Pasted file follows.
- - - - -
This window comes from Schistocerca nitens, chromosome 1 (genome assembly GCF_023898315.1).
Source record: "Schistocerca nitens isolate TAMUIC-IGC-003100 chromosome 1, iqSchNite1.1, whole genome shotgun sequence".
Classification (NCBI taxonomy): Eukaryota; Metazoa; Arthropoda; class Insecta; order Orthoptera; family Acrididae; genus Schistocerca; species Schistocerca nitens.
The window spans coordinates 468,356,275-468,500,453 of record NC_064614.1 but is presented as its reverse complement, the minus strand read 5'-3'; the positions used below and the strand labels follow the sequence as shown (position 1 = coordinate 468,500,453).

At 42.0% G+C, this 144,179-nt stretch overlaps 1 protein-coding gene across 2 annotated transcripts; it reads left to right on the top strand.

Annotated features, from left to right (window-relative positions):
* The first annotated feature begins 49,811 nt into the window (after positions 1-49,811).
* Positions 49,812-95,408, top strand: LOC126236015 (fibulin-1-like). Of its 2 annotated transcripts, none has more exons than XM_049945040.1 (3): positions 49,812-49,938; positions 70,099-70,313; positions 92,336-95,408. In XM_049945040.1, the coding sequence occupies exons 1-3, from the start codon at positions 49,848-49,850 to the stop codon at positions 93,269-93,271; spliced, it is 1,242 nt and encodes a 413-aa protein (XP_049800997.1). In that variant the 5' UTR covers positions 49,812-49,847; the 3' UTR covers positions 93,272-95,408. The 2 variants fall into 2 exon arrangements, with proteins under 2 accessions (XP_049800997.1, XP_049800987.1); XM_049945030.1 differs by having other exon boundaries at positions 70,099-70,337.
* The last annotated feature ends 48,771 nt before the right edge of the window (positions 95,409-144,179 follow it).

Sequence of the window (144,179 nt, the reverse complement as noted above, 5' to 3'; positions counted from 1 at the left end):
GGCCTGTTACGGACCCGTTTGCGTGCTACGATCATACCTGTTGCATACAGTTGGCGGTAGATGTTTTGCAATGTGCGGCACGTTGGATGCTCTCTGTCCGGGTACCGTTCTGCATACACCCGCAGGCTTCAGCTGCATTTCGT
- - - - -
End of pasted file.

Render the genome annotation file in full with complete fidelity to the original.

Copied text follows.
This window comes from Schistocerca nitens, chromosome 1 (genome assembly GCF_023898315.1).
Source record: "Schistocerca nitens isolate TAMUIC-IGC-003100 chromosome 1, iqSchNite1.1, whole genome shotgun sequence".
Classification (NCBI taxonomy): Eukaryota; Metazoa; Arthropoda; class Insecta; order Orthoptera; family Acrididae; genus Schistocerca; species Schistocerca nitens.
The window spans coordinates 468,356,275-468,500,453 of record NC_064614.1 but is presented as its reverse complement, the minus strand read 5'-3'; the positions used below and the strand labels follow the sequence as shown (position 1 = coordinate 468,500,453).

At 42.0% G+C, this 144,179-nt stretch overlaps 1 protein-coding gene across 2 annotated transcripts; it reads left to right on the top strand.

Annotated features, from left to right (window-relative positions):
* The first annotated feature begins 49,811 nt into the window (after positions 1-49,811).
* Positions 49,812-95,408, top strand: LOC126236015 (fibulin-1-like). Of its 2 annotated transcripts, none has more exons than XM_049945040.1 (3): positions 49,812-49,938; positions 70,099-70,313; positions 92,336-95,408. In XM_049945040.1, the coding sequence occupies exons 1-3, from the start codon at positions 49,848-49,850 to the stop codon at positions 93,269-93,271; spliced, it is 1,242 nt and encodes a 413-aa protein (XP_049800997.1). In that variant the 5' UTR covers positions 49,812-49,847; the 3' UTR covers positions 93,272-95,408. The 2 variants fall into 2 exon arrangements, with proteins under 2 accessions (XP_049800997.1, XP_049800987.1); XM_049945030.1 differs by having other exon boundaries at positions 70,099-70,337.
* The last annotated feature ends 48,771 nt before the right edge of the window (positions 95,409-144,179 follow it).

Sequence of the window (144,179 nt, the reverse complement as noted above, 5' to 3'; positions counted from 1 at the left end):
GGCCTGTTACGGACCCGTTTGCGTGCTACGATCATACCTGTTGCATACAGTTGGCGGTAGATGTTTTGCAATGTGCGGCACGTTGGATGCTCTCTGTCCGGGTACCGTTCTGCATACACCCGCAGGCTTCAGCTGCATTTCGT